Norway’s national automobile federation NAF, with 500,000 members, was sounding the alarm before Monday’s elections, worrying that too many parties were riding an “environmental populistic wave” that may crash down on plans to widen the heavily trafficked E18 highway west of Oslo.
The highway has been overburdened for years, with vehicles crawling at a snail’s pace on it during the rush hours. New tolls set up to discourage driving into the city (and to raise money for roadbuilding) haven’t helped, and local politicians finally seemed to agree on plans to widen the road in both directions.
Now NAF is worried that those plans are threatened by the rising popularity of the Greens party, its firm opposition to road improvements and other parties’ potential need to compromise with the Greens if they, as expected, end up with the swing vote in Oslo’s city government.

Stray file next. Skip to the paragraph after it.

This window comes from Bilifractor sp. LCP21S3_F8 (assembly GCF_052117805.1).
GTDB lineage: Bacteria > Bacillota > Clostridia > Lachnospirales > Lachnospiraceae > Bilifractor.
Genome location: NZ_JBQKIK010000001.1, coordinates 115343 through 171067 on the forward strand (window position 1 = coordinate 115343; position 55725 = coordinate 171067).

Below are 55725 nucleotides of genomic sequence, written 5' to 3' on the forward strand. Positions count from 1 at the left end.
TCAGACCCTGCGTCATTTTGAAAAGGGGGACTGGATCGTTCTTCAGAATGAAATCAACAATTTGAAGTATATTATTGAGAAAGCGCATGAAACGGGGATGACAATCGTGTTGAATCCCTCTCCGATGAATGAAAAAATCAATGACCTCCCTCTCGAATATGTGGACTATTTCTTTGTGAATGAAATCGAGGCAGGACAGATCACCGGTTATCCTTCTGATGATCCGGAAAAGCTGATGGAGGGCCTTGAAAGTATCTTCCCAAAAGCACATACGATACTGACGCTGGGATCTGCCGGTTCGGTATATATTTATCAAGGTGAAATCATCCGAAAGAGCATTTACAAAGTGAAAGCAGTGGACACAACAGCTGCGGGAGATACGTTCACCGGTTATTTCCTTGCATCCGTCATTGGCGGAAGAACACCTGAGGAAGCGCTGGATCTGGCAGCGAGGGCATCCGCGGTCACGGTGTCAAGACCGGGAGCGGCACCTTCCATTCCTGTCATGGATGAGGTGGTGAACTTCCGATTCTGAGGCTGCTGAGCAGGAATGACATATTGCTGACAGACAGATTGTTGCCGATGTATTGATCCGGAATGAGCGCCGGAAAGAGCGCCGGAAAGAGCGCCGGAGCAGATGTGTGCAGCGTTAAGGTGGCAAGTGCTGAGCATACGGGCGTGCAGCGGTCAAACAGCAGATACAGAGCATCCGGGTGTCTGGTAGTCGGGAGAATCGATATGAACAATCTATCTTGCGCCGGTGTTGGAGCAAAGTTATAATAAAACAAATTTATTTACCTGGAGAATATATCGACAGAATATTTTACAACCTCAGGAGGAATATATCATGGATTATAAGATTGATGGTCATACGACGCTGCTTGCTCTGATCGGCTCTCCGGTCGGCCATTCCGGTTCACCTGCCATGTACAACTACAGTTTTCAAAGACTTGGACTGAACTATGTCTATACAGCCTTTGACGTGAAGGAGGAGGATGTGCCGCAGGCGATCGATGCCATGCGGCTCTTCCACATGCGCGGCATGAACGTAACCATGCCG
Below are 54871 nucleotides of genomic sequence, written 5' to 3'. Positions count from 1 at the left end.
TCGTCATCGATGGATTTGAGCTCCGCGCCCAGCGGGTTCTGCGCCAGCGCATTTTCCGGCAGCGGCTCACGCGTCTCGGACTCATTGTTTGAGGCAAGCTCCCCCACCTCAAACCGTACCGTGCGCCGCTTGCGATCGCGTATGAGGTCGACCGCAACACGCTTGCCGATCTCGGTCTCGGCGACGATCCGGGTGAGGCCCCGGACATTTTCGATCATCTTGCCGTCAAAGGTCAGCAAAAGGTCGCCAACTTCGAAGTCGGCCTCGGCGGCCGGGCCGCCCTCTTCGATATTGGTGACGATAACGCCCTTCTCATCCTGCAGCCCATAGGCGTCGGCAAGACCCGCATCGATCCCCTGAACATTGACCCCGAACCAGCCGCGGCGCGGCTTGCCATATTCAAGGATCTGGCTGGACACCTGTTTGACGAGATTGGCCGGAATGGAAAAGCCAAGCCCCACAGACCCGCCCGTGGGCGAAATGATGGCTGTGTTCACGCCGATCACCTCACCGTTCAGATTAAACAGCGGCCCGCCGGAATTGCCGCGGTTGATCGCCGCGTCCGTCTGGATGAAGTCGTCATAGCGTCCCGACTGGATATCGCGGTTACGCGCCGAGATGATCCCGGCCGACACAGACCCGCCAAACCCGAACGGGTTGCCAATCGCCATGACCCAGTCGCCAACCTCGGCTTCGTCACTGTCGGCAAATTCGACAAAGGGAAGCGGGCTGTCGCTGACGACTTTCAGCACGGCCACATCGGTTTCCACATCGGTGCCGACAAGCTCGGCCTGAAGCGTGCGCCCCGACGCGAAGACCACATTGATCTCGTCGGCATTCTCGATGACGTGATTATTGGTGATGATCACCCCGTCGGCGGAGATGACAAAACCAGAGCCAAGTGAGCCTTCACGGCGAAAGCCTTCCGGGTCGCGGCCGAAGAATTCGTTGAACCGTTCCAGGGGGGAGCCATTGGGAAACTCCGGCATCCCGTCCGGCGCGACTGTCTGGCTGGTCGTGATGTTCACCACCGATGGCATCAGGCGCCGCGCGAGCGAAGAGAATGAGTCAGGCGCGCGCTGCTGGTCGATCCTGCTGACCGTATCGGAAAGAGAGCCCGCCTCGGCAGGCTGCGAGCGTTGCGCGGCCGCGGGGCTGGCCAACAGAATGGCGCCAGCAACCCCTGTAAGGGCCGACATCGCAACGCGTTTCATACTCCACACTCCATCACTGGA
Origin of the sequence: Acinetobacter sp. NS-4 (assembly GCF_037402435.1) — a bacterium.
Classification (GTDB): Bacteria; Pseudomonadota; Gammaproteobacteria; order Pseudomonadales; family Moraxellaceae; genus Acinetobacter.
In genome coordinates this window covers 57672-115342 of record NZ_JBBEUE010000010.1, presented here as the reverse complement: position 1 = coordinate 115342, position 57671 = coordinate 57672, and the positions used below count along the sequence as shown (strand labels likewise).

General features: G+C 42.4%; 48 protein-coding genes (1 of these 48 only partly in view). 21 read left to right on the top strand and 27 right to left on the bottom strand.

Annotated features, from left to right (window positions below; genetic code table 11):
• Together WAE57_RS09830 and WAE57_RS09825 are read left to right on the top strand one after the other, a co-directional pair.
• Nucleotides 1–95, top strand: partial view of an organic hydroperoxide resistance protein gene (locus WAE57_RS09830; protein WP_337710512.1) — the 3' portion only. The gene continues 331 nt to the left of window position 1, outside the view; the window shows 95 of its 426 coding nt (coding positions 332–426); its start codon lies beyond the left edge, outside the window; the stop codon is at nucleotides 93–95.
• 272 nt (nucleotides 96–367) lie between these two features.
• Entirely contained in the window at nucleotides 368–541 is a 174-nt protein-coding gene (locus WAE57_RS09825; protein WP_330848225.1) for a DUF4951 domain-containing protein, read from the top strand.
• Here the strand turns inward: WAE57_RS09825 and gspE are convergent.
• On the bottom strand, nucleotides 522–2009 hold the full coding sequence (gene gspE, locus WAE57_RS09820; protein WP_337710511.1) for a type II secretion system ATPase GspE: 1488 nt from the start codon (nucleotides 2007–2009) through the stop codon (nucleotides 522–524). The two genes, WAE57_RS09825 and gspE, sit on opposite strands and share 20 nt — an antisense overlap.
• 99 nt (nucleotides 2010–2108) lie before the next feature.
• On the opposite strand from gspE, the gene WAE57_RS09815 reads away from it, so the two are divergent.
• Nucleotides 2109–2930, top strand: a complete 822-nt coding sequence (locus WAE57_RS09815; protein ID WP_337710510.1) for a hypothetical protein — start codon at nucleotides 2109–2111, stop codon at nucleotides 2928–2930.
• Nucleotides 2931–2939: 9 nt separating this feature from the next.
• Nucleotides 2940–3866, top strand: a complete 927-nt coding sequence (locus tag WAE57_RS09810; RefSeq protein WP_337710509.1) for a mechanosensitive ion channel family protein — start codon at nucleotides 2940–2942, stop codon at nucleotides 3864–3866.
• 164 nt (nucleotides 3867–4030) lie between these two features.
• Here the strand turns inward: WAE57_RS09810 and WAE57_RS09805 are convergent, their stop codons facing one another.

NAF is especially worried that the Labour Party is most vulnerable to striking a deal with the Greens that could sabotage the entire highway project, which has been on the drawing board for years. “We think Labour has been unclear and stumbling more than any other on this issue,” Inger Elisabeth Sagedal of NAF told newspaper Aftenposten this week. The Conservative Party supports expansion of the highway, as does the state transport ministry, but only the Christian Democrats specifically mentioned an expanded E18 as a priority in a recent Aftenposten survey of the parties in city government. Other parties, including Labour, ranked a new metro tunnel under Oslo as the top priority, along with new rail lines west to Fornebu and east to the Ahus hospital in Lorenskog.
NAF claims that private car traffic won’t increase as much as the Greens may think if the E18 is widened, because more commuters are either cycling to work or using public transportation.